“We are talking about children who are going outside to play and they never come back," she said. "We are talking about this one woman who was sitting down to pray and a bomb went off nearby and she died. There was one case of a shepherd who was minding his own business herding his sheep and pro-government elements showed up and beat him up with a stick. And, they beat him so hard that the stick broke trying to get information from him."

Shamdasani said the report also documents a host of serious human rights violations and abuses. She said female politicians and police officers are deliberately targeted, threatened, intimidated and, in some cases, killed.

“There is also the use of children, the recruitment and the use of children in armed conflict, sexual violence against boys and girls. Attacks on educational facilities, attacks on health facilities, abductions of civilians, including mass abductions, summary executions,” Shamdasani said.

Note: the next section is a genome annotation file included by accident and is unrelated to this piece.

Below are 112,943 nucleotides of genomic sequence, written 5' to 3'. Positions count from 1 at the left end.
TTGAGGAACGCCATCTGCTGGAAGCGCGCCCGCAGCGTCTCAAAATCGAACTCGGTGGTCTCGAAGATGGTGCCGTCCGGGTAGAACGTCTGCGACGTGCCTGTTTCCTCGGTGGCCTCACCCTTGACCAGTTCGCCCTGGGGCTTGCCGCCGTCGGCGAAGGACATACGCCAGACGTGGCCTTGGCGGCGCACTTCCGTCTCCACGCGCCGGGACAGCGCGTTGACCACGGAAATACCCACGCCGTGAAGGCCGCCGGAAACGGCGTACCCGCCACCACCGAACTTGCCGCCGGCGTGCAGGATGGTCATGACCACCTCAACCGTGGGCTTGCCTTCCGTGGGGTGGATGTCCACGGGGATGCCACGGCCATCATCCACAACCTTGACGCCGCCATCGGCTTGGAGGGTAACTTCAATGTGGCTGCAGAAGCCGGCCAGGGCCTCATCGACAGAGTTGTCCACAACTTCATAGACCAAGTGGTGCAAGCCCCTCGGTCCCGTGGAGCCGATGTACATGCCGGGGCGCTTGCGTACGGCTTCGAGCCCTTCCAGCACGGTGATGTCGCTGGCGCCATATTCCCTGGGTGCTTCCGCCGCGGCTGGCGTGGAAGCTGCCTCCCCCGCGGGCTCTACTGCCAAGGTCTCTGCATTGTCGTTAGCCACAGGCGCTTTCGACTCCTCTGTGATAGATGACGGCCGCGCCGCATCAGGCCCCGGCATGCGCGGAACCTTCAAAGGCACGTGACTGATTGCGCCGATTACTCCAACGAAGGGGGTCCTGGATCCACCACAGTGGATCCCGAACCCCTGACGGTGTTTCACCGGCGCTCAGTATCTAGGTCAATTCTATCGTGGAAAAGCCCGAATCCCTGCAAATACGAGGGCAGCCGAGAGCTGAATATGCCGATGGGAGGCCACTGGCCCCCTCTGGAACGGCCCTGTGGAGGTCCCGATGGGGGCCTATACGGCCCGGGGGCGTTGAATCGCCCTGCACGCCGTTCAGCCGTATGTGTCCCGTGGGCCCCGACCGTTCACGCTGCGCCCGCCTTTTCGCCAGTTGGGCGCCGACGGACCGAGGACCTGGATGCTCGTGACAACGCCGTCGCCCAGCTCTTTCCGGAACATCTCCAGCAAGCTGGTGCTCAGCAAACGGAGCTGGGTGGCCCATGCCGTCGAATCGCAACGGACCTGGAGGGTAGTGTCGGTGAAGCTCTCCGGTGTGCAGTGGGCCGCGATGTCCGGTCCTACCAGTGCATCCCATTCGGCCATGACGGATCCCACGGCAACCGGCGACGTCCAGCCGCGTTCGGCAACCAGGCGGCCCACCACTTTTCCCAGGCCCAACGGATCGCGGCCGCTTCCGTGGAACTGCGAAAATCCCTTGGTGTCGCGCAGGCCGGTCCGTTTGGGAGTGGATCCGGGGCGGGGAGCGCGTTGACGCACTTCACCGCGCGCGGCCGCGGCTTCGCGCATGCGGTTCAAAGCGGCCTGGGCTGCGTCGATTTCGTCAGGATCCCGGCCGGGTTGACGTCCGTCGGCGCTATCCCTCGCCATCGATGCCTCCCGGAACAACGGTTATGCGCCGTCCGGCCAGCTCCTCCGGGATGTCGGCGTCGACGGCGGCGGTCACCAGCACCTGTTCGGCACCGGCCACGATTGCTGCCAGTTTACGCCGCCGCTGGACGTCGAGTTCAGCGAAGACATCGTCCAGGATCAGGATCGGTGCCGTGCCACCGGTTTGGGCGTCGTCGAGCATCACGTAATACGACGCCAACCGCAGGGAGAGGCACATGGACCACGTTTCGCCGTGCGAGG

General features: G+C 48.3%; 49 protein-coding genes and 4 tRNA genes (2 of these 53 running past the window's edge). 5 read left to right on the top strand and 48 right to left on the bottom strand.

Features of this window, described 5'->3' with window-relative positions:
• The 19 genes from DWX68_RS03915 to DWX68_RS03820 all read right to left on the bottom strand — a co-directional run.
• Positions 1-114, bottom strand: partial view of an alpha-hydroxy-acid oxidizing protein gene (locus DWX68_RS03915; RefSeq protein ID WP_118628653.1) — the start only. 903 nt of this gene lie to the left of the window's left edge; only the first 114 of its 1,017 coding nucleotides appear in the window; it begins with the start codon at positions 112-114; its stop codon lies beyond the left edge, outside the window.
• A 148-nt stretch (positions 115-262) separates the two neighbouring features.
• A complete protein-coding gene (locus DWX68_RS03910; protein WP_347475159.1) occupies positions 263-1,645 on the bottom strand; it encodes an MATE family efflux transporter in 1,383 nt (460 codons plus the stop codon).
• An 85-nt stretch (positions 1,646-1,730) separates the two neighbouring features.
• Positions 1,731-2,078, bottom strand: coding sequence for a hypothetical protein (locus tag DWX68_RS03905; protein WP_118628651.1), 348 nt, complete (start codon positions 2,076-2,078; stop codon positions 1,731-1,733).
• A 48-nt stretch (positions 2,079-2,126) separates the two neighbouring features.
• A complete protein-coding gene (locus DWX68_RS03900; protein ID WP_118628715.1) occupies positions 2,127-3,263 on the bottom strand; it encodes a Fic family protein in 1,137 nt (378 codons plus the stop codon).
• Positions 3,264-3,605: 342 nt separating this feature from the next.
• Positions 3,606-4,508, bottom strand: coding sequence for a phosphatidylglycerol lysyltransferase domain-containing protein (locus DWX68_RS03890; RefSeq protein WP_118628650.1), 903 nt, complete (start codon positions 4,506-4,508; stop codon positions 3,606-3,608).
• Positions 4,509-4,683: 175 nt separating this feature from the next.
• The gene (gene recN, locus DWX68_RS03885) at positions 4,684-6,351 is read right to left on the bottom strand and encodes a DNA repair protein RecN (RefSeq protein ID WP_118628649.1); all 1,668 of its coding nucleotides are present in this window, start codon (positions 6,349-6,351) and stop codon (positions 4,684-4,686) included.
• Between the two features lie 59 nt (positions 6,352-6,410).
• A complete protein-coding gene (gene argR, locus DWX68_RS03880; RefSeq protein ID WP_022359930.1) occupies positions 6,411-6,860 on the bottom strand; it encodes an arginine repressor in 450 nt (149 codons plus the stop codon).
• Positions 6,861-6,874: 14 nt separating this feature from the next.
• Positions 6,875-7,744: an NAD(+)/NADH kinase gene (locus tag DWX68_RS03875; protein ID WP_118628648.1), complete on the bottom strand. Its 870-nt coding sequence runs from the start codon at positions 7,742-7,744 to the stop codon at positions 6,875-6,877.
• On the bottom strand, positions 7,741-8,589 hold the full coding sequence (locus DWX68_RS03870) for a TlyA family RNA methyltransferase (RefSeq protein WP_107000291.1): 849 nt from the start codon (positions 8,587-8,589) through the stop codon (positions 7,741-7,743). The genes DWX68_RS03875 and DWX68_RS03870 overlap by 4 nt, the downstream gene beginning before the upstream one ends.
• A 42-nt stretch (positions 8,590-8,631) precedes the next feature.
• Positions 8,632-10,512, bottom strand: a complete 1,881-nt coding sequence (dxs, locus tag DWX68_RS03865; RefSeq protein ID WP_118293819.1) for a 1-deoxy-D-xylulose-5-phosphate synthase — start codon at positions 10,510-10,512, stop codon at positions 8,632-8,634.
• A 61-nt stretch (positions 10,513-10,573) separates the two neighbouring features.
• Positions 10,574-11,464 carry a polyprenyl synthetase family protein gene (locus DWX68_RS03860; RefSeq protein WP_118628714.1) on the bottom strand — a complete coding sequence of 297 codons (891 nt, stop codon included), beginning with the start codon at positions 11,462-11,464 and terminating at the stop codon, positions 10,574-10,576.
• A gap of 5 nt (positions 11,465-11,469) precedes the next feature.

Shamdasani added that human rights defenders, lawyers, journalists and judges are particularly vulnerable.

She said the deliberate targeting of civilians and the use of heavy weaponry in civilian-populated areas may constitute war crimes or crimes against humanity. She also said civilian casualties must be investigated and perpetrators brought to justice.

Breakdown of numbers

Almost one-third of the casualties — 1,509 — were children, UNAMA said in its mid-year report, describing the figure as "alarming and shameful."

"Although women casualties decreased by 11 percent, one in 10 civilian casualties was a woman. Child casualties increased by 18 percent. Almost one out of every three casualties from this conflict is a child," UNAMA director for human rights, Denielle Bell, told reporters.

FILE - Afghan people carry the body of a civilian killed in a suicide bombing on a small group of tribal elders and government workers in Khogyani district near Jalalabad, Nangarhar province east of Kabul, Afghanistan, Feb. 22, 2010.